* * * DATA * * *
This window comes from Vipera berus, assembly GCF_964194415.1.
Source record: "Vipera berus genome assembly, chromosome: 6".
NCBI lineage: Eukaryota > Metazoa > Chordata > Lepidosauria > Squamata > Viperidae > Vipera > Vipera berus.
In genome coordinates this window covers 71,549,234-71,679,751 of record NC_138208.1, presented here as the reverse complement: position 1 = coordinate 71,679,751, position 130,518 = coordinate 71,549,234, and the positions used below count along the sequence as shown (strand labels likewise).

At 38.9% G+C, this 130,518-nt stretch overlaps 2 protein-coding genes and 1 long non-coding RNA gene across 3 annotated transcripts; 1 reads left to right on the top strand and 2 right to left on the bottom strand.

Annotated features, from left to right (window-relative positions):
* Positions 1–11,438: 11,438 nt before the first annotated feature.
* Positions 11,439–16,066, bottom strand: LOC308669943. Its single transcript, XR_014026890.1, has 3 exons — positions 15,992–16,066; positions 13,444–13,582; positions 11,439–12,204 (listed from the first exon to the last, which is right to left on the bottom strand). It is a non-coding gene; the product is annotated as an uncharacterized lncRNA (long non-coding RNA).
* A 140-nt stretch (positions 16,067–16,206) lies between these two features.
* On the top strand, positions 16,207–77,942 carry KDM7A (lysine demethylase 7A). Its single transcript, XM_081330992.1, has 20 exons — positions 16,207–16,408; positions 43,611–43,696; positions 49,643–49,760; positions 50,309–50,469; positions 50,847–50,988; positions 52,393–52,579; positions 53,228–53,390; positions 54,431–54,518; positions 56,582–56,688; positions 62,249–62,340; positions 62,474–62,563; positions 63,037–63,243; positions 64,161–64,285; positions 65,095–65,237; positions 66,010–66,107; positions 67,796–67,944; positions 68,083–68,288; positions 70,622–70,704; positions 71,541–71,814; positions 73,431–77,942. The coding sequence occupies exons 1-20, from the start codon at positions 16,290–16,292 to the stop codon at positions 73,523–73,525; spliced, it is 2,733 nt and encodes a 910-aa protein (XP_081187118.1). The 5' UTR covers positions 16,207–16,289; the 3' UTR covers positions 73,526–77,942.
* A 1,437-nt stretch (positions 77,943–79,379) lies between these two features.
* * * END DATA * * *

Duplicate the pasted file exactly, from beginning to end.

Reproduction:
This window comes from Vipera berus, assembly GCF_964194415.1.
Source record: "Vipera berus genome assembly, chromosome: 6".
NCBI lineage: Eukaryota > Metazoa > Chordata > Lepidosauria > Squamata > Viperidae > Vipera > Vipera berus.
In genome coordinates this window covers 71,549,234-71,679,751 of record NC_138208.1, presented here as the reverse complement: position 1 = coordinate 71,679,751, position 130,518 = coordinate 71,549,234, and the positions used below count along the sequence as shown (strand labels likewise).

At 38.9% G+C, this 130,518-nt stretch overlaps 2 protein-coding genes and 1 long non-coding RNA gene across 3 annotated transcripts; 1 reads left to right on the top strand and 2 right to left on the bottom strand.

Annotated features, from left to right (window-relative positions):
* Positions 1–11,438: 11,438 nt before the first annotated feature.
* Positions 11,439–16,066, bottom strand: LOC308669943. Its single transcript, XR_014026890.1, has 3 exons — positions 15,992–16,066; positions 13,444–13,582; positions 11,439–12,204 (listed from the first exon to the last, which is right to left on the bottom strand). It is a non-coding gene; the product is annotated as an uncharacterized lncRNA (long non-coding RNA).
* A 140-nt stretch (positions 16,067–16,206) lies between these two features.
* On the top strand, positions 16,207–77,942 carry KDM7A (lysine demethylase 7A). Its single transcript, XM_081330992.1, has 20 exons — positions 16,207–16,408; positions 43,611–43,696; positions 49,643–49,760; positions 50,309–50,469; positions 50,847–50,988; positions 52,393–52,579; positions 53,228–53,390; positions 54,431–54,518; positions 56,582–56,688; positions 62,249–62,340; positions 62,474–62,563; positions 63,037–63,243; positions 64,161–64,285; positions 65,095–65,237; positions 66,010–66,107; positions 67,796–67,944; positions 68,083–68,288; positions 70,622–70,704; positions 71,541–71,814; positions 73,431–77,942. The coding sequence occupies exons 1-20, from the start codon at positions 16,290–16,292 to the stop codon at positions 73,523–73,525; spliced, it is 2,733 nt and encodes a 910-aa protein (XP_081187118.1). The 5' UTR covers positions 16,207–16,289; the 3' UTR covers positions 73,526–77,942.
* A 1,437-nt stretch (positions 77,943–79,379) lies between these two features.